"You know, I don't know where George Soros gets his money. I don't know where - if it comes overseas or from drug groups or where it comes from," Hastert mused. An astonished Chris Wallace asked: "Excuse me?" The Speaker went on: "Well, that's what he's been for a number years - George Soros has been for legalizing drugs in this country. So, I mean, he's got a lot of ancillary interests out there." Wallace: "You think he may be getting money from the drug cartel?" Hastert: "I'm saying I don't know where groups - could be people who support this type of thing. I'm saying we don't know."
"Drug groups" is vague language (is he talking the Escobar Brothers or Merck?) And he ultimately says "we don't know." So he's got ample wriggle room in any defamation action.
But, legal parsing aside--it's certainly sleazy. Not what I'd like to see in a Speaker of the House. But, truth be told, I'm not that surprised. Rhetoric emitting from Congress (especially the House) is often deeply underwhelming, isn't it?
Laura's spruced up her site and is running something of a Franklin-Feith-Ghorbanifar-a-Rama over at her excellent investigative blog. I'll have some thoughts on all this (including the much ballyhooed Washington Monthly piece she co-authored) in the not too distant future.
Until then, don't miss all the D.C. intrigues she's keeping close tabs on. War and Piece is the Grand Central of the blogosphere on this story...whether you agree with her analyses or not.
Check this out for a little pre-weekend levity (audio required).
Rarely have I seen a major newspaper play a story in such brazenly partisan fashion.
It truly beggars belief.
Boy, is it a whopper...
Let's take a closer look, graf by graf, because it is well worth the time.
Here's the lede:
The White House said Wednesday that senior officials in its counsel's office were told by the Justice Department months ago that a criminal investigation was under way to determine if Samuel R. Berger, the national security adviser under President Bill Clinton, removed classified documents about Al Qaeda from the National Archives.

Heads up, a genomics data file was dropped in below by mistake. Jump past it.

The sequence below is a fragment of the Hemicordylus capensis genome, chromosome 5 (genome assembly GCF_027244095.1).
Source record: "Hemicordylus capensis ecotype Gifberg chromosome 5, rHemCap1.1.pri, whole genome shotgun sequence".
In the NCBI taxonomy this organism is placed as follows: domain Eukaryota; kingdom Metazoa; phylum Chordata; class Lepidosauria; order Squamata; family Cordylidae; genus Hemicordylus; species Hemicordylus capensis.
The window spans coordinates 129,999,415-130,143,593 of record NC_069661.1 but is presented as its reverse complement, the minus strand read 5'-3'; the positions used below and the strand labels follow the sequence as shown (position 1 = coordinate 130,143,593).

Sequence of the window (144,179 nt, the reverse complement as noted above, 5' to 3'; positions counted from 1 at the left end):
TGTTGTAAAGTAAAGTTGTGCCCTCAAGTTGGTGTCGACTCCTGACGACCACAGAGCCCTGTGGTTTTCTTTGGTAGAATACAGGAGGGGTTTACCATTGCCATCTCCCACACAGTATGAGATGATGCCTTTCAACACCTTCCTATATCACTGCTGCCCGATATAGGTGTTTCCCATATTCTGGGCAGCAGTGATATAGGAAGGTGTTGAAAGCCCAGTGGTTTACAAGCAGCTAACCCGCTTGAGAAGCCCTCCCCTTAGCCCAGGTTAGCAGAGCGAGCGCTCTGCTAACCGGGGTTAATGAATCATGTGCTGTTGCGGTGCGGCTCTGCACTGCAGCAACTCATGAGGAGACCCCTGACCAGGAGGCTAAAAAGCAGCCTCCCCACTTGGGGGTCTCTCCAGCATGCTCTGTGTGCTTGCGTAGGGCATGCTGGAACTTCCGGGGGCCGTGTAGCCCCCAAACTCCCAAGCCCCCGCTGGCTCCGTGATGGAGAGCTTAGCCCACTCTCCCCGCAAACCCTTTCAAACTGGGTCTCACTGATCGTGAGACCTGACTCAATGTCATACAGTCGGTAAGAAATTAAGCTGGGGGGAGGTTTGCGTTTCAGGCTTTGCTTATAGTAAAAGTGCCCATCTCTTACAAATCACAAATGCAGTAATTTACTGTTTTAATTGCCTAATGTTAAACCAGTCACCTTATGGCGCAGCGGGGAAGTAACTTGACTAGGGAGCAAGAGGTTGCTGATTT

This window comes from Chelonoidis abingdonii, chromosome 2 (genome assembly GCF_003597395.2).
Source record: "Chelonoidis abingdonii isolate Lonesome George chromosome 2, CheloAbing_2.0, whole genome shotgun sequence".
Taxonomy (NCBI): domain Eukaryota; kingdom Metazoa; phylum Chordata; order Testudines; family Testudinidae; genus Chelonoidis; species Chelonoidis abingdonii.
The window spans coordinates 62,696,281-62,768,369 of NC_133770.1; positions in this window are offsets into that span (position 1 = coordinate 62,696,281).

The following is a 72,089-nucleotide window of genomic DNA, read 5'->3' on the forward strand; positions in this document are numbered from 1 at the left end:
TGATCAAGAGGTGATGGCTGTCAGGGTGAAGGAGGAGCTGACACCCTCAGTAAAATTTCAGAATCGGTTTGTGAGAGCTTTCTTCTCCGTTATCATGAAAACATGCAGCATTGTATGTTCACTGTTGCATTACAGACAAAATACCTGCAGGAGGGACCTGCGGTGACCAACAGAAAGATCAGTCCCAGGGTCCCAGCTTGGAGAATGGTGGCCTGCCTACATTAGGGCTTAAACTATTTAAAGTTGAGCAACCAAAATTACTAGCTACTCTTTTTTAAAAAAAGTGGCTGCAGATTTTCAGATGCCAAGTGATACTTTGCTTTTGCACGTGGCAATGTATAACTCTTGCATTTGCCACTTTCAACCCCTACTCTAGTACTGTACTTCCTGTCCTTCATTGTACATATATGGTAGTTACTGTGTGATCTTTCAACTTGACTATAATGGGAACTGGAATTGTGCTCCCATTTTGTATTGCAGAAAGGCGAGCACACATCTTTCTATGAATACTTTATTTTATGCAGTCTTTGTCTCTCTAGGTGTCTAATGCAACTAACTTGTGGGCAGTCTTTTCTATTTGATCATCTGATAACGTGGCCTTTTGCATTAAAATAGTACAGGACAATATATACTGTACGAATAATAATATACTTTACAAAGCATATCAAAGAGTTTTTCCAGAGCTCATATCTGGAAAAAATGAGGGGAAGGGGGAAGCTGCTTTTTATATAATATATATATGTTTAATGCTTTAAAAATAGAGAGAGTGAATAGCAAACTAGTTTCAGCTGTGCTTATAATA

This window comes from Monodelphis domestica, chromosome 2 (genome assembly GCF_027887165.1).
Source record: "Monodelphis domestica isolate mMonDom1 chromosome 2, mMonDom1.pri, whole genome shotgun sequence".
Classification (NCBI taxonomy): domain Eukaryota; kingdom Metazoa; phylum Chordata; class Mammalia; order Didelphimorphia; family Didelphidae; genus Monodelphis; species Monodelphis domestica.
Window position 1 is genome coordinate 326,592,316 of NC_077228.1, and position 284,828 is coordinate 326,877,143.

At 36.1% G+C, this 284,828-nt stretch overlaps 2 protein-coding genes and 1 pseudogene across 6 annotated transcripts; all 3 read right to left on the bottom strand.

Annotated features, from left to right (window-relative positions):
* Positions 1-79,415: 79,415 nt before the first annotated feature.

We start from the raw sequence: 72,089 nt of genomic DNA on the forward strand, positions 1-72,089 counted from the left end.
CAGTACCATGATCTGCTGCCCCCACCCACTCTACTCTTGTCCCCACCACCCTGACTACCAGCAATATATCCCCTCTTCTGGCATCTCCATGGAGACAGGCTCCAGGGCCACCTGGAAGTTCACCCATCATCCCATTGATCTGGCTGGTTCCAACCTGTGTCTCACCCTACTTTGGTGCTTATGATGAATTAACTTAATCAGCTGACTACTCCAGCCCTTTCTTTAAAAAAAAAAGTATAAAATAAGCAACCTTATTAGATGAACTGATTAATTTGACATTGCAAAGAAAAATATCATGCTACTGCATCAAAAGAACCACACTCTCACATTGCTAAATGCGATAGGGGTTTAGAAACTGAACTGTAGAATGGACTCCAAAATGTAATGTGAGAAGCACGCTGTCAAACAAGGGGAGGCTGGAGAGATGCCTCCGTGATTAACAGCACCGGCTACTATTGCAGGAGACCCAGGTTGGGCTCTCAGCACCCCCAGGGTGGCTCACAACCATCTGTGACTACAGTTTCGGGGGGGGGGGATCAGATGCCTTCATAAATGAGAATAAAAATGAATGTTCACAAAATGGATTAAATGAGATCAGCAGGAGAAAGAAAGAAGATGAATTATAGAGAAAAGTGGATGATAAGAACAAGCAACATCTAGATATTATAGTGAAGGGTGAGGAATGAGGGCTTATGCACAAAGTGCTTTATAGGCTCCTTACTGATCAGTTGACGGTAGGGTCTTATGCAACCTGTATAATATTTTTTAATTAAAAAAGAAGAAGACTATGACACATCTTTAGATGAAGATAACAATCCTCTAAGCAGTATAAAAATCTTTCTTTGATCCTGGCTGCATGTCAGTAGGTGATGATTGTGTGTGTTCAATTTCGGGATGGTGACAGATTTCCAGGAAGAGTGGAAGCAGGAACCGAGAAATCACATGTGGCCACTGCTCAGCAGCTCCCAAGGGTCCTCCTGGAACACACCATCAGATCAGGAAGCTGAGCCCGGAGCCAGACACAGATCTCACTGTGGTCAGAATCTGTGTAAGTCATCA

Talk about a disingenuous lede!
You see, the main story here isn't mostly about whether/why Berger surrepetitiously stole away with classified documents from 9/11 committee chambers.
No, it's about whether the Justice Department should have clued in the White House regarding the investigation.
The White House declined to say who beyond the counsel's office knew about the investigation, but some administration officials, who spoke on condition of anonymity, said they believed that several top aides to Mr. Bush were informed of the investigation. President Bush himself declined to answer a question Wednesday about whether he had been told, saying: "I'm not going to comment on this matter. This is a serious matter, and it will be fully investigated by the Justice Department."
Bush, not Berger, is not answering Qs right now!
I mean, you couldn't make this stuff up folks.
Howell Raines himself would blush.
The disclosure of the investigation forced Mr. Berger to step down as an informal, unpaid adviser to Senator John Kerry's campaign on Tuesday, and on Wednesday the campaign accused the White House of deliberately leaking news of the investigation and said that Vice President Dick Cheney was involved in strategies to divert attention from the Sept. 11 report to be issued Thursday.
Certainly not one of three finalists for the job of chief diplomat in a prospective Kerry administration!
Just some random campaign flak...
Sandy, er, who???